Auto Debt Rises to Crippling Levels
NEW YORK ( MainStreet) Consumers are facing rising auto debt as those loan amounts increased for the eleventh straight quarter, TransUnion said in a recent report.
Auto loan debt rose by 4.4% from $16,060 in the fourth quarter of 2012 to $16,769 in the fourth quarter of 2013. On a quarterly basis, auto loan debt also increased from $16,685 in the third quarter of 2013, said TransUnion, the Chicago-based credit and information management company which gathered the data from virtually every credit-active consumer in the United States.
Borrowers have also fallen behind in paying for their auto loans, the report said. The auto loan delinquency rate or the ratio of borrowers 60 days or more delinquent on their auto loans increased to 1.14% in the fourth quarter of 2013, an increase of 1.04% from the third quarter of 2013 and a 1.09% rise in the fourth quarter of 2012.
The good news is that while consumers are behind on paying the loans for their vehicles, the delinquency rate remains below the fourth quarter average of 1.29% observed between 2007 and 2013.
"While we observed an uptick in auto loan delinquencies, there are reasons to believe they will continue to remain relatively low in the near future," said Pete Turek, vice president of automotive in TransUnion's financial services business unit. "First, while auto loan originations are increasing at a rapid pace, the percentage of non-prime accounts remains low. In fact, the percentage of non-prime borrowers for all auto loan accounts was lower in the fourth quarter 2013 than it was the previous year."
While auto loan debt has increased quarter over quarter, the decrease in auto loan delinquencies is a positive sign that consumer confidence is rising, said Ken Lin, founder and CEO of Credit Karma, a San Francisco-based financial management site which tracks consumers' debt and assets and compares it to others.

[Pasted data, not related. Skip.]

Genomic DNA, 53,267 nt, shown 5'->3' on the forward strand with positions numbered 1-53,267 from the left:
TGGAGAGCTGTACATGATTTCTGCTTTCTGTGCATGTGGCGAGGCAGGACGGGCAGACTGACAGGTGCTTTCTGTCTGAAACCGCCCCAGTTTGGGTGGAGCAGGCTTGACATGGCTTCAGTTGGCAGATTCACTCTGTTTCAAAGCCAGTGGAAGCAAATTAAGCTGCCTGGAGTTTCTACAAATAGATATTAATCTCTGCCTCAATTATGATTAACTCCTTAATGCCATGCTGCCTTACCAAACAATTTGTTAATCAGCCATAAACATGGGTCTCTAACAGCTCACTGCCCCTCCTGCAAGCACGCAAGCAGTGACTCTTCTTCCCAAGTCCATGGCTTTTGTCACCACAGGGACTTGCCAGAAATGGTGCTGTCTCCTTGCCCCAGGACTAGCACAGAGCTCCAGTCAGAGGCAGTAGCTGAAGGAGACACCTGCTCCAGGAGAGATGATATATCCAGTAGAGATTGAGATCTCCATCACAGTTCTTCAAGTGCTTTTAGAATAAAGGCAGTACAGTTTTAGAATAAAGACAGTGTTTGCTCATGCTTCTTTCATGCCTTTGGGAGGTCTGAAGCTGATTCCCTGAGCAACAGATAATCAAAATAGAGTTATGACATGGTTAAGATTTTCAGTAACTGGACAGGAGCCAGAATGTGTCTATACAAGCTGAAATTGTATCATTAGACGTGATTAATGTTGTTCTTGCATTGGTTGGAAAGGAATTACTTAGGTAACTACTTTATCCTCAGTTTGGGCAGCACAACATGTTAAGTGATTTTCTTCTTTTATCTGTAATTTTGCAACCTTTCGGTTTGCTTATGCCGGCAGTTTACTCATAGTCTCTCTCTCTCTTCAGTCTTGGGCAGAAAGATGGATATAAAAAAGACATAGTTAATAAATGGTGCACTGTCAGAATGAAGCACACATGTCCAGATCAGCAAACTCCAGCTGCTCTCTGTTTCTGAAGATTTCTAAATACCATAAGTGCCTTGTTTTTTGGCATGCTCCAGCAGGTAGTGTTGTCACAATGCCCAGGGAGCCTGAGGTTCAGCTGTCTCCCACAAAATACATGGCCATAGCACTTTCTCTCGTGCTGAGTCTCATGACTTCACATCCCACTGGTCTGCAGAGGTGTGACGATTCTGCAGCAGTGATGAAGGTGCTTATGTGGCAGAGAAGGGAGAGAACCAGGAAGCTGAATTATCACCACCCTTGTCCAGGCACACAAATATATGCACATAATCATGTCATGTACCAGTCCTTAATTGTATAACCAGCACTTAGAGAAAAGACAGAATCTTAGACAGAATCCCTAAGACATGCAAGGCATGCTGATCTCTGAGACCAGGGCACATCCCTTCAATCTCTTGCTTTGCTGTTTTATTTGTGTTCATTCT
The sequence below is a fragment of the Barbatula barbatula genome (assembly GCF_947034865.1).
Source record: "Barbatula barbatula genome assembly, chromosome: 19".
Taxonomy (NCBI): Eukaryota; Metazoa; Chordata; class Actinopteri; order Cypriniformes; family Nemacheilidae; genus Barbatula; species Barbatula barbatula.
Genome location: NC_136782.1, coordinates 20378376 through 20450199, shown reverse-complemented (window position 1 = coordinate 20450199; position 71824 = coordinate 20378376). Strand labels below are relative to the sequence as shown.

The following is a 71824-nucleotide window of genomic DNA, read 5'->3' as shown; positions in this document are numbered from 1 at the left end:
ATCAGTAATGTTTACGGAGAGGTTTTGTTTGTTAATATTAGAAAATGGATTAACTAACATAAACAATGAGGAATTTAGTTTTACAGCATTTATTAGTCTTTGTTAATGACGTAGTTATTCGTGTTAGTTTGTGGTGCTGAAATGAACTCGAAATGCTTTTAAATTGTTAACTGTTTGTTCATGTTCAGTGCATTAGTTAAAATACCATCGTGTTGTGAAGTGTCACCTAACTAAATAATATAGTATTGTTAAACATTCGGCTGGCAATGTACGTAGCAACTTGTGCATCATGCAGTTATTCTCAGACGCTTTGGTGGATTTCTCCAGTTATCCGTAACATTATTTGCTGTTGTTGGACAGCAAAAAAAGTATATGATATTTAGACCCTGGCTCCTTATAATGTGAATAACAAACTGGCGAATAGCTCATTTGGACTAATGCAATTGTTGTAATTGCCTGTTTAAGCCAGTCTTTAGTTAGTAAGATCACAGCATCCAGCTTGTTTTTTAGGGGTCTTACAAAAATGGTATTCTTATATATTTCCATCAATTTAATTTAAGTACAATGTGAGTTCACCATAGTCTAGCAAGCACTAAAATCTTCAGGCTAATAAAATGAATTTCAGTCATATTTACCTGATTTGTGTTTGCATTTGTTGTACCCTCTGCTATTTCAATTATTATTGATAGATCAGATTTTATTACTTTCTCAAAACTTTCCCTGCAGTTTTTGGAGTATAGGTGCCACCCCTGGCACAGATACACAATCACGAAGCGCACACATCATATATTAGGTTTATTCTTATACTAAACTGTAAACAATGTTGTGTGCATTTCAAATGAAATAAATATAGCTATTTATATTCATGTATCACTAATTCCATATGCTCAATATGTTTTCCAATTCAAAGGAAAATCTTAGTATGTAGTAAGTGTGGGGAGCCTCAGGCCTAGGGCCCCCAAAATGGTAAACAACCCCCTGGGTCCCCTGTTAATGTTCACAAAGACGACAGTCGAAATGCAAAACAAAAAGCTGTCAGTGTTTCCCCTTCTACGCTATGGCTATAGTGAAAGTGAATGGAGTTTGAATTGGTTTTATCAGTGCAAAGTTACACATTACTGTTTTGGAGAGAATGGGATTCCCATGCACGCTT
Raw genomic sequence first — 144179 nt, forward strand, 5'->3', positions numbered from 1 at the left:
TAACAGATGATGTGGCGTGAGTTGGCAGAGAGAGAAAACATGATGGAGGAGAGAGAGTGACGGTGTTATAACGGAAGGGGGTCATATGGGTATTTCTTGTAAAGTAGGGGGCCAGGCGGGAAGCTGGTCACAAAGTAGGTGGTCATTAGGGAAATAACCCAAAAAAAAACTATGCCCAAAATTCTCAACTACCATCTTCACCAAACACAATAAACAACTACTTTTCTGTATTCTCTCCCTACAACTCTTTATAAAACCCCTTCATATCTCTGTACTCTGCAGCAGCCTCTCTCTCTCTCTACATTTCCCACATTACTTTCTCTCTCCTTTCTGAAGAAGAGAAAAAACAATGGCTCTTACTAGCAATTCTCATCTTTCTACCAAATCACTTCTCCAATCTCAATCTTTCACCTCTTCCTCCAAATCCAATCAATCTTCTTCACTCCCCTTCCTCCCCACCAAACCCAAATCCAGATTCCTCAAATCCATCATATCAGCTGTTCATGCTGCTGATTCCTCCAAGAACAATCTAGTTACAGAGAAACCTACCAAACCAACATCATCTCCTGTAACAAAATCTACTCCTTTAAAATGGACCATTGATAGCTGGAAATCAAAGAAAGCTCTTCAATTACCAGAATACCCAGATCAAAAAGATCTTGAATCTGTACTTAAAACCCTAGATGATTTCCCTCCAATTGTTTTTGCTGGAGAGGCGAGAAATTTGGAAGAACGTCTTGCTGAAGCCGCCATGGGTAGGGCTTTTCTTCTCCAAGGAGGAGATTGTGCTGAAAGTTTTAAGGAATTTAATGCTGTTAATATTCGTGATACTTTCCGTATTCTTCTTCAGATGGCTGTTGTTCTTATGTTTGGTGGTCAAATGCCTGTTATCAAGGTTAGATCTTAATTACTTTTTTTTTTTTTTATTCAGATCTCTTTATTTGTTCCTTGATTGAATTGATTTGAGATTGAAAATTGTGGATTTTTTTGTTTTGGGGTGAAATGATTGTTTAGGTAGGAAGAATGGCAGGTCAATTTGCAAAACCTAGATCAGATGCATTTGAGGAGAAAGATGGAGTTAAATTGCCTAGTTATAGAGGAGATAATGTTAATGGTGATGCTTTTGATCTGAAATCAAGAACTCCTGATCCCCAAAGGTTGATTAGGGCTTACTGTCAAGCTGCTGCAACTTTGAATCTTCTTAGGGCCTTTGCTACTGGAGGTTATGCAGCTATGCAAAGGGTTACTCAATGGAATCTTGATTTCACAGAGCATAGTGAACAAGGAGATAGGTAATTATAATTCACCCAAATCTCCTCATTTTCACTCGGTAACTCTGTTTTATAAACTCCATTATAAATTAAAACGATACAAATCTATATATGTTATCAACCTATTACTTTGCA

"This shows consumers are becoming more responsible with their finances and paying bills in a timely manner," he said. "Consumers across the country are taking out larger auto loans because they feel it is okay to make larger purchases and lenders are offering lower interest rates in addition to approving consumers with more modest credit ratings. All of this is a sign the economy is improving. More people are making larger purchases with new homes and vehicles nationally, which is often an indicator of recovery."
TransUnion recorded 60.5 million auto loan accounts as of the fourth quarter of 2013, up from 57.0 million in the fourth quarter of 2012.
Only 14 states experienced either a decline or had their auto loan delinquency rates remain flat between the fourth quarter of 2012 and the fourth quarter of 2013. The largest delinquency declines occurred in Oregon, New Jersey and Delaware. The largest increases occurred in Michigan, Alaska and Arkansas. Auto loan balances rose in every state between the fourth quarter of 2012 and the fourth quarter of 2013.